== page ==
|Project by Div||posted 1199 days ago||1634 views||0 times favorited||16 comments|
A while back a good friend came by the shop while I was busy flattening a large slab of Pine with a #5 jack plane. “Don’t you have a scrub plane? “He asked. “Nope”, I said as I worked away at a rather severe bump.
Time went by and recently I visited my brother in spirit who also happens to be a serious tool collector amongst many other things. I hardly had a chance to light my pipe before he asked me to close my eyes and hold out my hands.
“A gift for you”. In my hands was a wooden scrub plane! Now I had coveted metal Stanley scrub planes before but a wooden plane to me is rather special. To make it even more special, the one he gave me is a one off, made by some craftsman who knows when. Call me romantic but there is only one like it in the whole wide world! What can a plane like this tell if it could speak?
I spent some time with the plane today. Upon truing the sole I discovered that the plane body is made out of a solid block of Kiaat. Also known as Mukwa or brown African Padauk, it is a fairly hard timber with good dimensional stability. Kiaat also contains natural oils like Teak, so it is a good choice for a plane body. The oils help to make it decay resistant, one of the reasons why it is the timber of choice for making the dug out canoes or makoros used in the Okovango delta.I wanted to retain the patina that only old wood can have, so I just scraped the sides a little to take off some paint drops. Why is it that old planes are so often full of paint stains? I gave the wooden parts some time with steel wool before giving it a coat of Danish oil. The letters DJO is stamped onto the body, no doubt the craftsman’s initials. I wonder what it stands for. Well, DJO knew something about plane making; there is even a strike button. The mouth of the plane might be a little to large but the plane was built with an insert. I will replace that soon to tighten up the mouth a bit.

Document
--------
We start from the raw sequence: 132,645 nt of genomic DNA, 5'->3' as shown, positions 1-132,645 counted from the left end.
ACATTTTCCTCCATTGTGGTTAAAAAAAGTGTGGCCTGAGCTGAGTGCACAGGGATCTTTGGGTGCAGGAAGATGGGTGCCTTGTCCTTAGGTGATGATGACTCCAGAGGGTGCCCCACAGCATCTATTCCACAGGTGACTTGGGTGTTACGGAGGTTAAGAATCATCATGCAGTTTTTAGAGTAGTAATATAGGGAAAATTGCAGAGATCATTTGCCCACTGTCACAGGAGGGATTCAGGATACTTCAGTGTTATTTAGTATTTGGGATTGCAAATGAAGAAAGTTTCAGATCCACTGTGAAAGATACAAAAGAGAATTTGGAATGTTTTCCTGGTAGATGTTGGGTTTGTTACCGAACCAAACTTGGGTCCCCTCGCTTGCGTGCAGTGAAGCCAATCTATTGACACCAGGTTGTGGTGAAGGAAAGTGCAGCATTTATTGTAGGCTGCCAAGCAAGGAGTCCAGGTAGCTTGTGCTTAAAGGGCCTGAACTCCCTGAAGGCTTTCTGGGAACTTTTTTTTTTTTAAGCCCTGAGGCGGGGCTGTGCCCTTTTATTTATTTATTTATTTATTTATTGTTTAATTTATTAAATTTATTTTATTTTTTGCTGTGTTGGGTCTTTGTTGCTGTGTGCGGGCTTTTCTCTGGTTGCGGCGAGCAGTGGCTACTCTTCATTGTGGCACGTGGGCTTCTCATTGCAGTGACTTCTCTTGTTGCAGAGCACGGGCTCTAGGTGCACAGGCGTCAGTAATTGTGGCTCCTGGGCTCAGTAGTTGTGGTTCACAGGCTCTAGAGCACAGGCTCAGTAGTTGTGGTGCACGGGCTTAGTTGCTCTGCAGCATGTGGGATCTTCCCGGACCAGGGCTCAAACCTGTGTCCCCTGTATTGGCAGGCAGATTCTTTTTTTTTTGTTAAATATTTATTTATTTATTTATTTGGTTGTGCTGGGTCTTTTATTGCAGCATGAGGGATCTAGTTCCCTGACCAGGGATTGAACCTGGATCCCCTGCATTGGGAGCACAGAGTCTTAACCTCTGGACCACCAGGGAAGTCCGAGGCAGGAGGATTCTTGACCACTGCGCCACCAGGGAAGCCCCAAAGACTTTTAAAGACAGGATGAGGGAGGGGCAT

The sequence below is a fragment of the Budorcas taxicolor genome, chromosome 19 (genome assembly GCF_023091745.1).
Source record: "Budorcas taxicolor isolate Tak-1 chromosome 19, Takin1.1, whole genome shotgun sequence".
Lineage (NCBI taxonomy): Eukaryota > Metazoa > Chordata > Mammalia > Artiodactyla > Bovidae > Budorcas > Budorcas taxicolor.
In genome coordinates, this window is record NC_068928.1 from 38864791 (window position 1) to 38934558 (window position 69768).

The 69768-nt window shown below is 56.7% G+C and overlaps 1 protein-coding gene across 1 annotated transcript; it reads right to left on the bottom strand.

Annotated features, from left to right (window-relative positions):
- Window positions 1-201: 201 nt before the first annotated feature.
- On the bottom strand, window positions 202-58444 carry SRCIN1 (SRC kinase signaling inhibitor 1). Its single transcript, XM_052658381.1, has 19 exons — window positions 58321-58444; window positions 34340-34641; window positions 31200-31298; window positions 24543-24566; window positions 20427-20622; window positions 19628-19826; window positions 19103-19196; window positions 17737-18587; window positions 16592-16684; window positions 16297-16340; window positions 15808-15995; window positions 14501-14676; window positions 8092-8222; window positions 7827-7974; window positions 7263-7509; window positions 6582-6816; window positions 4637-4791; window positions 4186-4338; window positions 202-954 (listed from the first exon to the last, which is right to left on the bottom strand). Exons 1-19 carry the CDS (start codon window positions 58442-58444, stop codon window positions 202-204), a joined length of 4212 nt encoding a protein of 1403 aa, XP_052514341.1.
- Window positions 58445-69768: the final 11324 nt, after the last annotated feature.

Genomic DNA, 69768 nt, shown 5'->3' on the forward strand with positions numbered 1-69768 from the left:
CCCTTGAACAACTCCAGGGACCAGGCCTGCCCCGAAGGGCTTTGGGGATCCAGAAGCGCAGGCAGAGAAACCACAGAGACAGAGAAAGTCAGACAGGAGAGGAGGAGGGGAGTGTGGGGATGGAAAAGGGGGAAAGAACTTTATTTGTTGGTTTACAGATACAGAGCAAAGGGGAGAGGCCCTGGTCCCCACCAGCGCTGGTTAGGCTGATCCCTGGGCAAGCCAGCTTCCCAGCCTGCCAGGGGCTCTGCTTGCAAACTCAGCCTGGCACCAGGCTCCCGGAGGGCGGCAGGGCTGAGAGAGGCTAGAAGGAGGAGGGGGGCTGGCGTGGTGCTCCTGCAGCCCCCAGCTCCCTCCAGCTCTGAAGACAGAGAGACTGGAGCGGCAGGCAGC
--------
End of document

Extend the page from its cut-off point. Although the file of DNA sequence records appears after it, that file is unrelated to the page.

I’m no expert but the blade looks forged to me and it is a full 4mm thick. They don’t make them like this anymore! It needed some work so I flattened the back first. I only got as far as 800 before curiosity got the better of me. I wanted to try the plane!
There was a small nick in the blade so I had to grind that curved bevel some. Not as easy as a straight blade but I got a very nice edge by swinging the blade through an arc as I grind. Then to the stone and the strop.
Finally the test drive, the reason for all the work above – to see those shavings curl, to hear the sound of wood being planed with a sharp plane. Shhhht, shhhht!
Thank you brother Jan!
-- Div @ the bottom end of Africa. "A woodworker's sharpest tool should be his mind."